Then Emily had come into their lives. He could tell that she was grieving Julie, as he was, but she didn’t dwell on her loss. Instead, she comforted him in his. She was straight up honest with him when she thought he was making mistakes, and he’d made many. But her sense of humor and compassion had brought him out of his loneliness to where he felt like he could manage life again.
Then the job transfer came up, and she gave up everything in her life to help him make that happen. She’d selflessly offered to stay on in his absence, take a temporary leave from a job he knew she loved, and be both mom and dad to his two kids. Not only that, she’d made sure to send him pictures and videos as the weeks passed, so he could share in the new things his kids were learning.
He’d started looking forward to their Sunday night video chats, and he’d realized early on that it wasn’t just because he could see his kids’ faces. He liked connecting with Emily. She’d grown more attractive to him as the weeks passed, and he couldn’t even say why. She hadn’t changed her looks. She still wore her dark blond hair in a ponytail or braid all the time.
She no longer wore baggy clothes that hid her figure, though. He’d noticed that after only a few chats. The screen of his laptop didn’t allow him much a view while they were talking, but she often left the screen and chased down Cody, who grew restless during their video chats. He’d taken to noticing how well she filled out her jeans and the feminine blouses she wore.
It had created a problem in his mind. He didn’t want to fall for another woman, not after having had the best wife in Julie. He especially didn’t want to fall for Emily, who was Julie’s opposite in every way. She was bossy and stubborn, where Julie had been more docile and dependent on him. He’d discovered that he liked Emily’s independence, though. She’d become an equal partner in raising his kids. They made a good team. He didn’t want to risk that by falling for her and changing the status of their relationship.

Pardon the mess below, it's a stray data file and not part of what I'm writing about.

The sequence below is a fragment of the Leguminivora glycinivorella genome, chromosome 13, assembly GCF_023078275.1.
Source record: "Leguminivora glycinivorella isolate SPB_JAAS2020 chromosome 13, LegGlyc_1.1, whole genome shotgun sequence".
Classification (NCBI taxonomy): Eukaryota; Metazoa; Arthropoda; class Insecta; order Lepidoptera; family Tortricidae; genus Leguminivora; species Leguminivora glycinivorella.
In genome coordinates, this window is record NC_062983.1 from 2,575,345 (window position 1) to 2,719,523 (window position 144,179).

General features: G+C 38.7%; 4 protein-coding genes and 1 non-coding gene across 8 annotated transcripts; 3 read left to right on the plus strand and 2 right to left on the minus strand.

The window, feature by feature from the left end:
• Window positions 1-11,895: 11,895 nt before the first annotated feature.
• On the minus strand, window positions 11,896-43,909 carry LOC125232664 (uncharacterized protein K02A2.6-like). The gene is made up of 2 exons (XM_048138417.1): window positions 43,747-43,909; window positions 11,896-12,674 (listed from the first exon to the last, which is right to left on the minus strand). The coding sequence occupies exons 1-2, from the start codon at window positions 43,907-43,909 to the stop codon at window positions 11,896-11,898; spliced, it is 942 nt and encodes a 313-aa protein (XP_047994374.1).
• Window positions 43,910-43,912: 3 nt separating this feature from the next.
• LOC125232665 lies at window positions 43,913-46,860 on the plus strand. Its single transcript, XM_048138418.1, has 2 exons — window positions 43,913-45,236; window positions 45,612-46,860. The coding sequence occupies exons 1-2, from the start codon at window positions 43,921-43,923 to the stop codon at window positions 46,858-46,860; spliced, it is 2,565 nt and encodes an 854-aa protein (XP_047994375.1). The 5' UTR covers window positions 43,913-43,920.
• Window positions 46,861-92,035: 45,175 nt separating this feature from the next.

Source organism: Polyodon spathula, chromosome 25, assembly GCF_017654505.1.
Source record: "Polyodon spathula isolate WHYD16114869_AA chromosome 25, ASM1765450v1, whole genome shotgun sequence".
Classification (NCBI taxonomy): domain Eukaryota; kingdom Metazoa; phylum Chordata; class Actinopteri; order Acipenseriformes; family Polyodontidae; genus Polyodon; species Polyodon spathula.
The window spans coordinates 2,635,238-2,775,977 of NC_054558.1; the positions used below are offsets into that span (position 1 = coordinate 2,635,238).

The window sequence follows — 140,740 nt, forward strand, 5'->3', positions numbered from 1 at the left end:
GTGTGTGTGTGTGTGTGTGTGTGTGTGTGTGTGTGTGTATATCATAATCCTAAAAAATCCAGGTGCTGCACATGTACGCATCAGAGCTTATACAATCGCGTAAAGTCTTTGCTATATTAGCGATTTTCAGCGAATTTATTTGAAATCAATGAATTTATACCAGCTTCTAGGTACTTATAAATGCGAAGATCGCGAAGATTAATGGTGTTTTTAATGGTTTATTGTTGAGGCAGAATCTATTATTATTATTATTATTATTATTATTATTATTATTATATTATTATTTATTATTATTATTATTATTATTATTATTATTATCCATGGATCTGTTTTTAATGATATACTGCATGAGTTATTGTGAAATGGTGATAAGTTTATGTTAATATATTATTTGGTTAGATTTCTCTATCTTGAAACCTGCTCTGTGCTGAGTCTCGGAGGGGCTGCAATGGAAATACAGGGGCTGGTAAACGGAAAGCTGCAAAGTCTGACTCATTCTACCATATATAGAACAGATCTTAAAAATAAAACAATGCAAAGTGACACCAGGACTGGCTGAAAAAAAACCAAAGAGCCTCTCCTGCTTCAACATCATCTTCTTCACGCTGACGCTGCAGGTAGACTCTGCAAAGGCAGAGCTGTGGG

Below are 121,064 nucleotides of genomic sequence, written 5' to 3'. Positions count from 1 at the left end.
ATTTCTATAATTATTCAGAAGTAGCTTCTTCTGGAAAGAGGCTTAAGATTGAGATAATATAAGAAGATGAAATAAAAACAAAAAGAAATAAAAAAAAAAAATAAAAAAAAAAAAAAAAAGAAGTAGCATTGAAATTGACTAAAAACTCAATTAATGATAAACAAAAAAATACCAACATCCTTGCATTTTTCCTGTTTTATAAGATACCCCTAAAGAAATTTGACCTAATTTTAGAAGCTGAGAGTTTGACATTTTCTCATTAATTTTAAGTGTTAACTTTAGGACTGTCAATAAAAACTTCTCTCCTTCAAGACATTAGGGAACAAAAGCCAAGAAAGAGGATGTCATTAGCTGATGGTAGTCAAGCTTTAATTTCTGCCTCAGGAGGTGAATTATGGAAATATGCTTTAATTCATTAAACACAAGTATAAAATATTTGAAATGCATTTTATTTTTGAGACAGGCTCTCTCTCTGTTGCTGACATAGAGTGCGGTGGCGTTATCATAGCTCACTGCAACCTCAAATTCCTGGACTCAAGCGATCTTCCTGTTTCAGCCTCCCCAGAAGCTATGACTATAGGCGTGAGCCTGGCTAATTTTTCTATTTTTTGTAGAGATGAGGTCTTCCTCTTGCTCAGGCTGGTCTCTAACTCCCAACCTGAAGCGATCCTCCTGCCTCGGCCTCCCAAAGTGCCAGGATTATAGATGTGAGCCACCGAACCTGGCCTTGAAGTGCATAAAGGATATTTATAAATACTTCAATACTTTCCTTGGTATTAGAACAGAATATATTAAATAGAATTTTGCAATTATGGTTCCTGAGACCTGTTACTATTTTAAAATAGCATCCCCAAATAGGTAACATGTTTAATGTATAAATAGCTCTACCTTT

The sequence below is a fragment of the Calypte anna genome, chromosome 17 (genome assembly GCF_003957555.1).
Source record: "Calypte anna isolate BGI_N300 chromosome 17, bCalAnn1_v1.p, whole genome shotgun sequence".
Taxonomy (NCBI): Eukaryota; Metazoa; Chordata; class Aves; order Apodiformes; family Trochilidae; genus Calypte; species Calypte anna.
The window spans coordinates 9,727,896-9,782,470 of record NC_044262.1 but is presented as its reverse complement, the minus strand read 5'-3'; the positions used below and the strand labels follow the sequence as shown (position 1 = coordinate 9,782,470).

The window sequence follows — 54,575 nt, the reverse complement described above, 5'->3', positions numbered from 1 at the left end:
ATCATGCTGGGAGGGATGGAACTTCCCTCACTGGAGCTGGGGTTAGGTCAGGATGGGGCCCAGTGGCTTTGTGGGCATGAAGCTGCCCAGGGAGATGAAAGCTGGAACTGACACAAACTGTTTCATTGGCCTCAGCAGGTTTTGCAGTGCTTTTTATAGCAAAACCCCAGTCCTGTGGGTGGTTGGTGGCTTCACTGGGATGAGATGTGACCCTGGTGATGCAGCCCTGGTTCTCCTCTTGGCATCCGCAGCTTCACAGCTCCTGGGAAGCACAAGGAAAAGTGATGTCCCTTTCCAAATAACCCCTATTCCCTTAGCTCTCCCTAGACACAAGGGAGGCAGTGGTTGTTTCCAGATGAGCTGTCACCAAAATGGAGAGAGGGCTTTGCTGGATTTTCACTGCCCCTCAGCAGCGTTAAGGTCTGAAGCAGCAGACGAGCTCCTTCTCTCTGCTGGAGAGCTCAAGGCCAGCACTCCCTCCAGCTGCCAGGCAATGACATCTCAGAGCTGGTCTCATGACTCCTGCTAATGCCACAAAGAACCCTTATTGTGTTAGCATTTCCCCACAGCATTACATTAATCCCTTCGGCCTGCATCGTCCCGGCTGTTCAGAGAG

After he made the decision to stay in Dallas permanently, he should have called her right away and told her. But any way he looked at it, the situation was a messy one. He was Chloe and Cody’s father, and the best to raise them, in theory. But here in Dallas he wouldn’t have the family support to help with their care. The twins would spend long hours at a strange day care, and have to adjust to a new home. He didn’t even have time right now to search for a child-friendly apartment, let alone bring his furniture from home to fill it. And the idea of moving all of their things here—Well, honestly, it was overwhelming.
Not to mention, no one at this Dallas office knew he was a widower and had two children. They all thought he was single. That had been the cause of the problems with Laurie. If he admitted to his employees that he’d lied to them from the beginning, he would lose their respect. They could file a complaint against him with the home office. Not that he knew what their official complaint might be, but it would go on record that they had a problem with his authority.
Unfortunately, Laurie was just the type of person who would do it, with her vindictive nature. She still hadn’t forgiven him for sending her to training that she hadn’t needed, or calling her out on her actions of coming to his office under pretense. He would definitely lose any respect she had for him as her boss.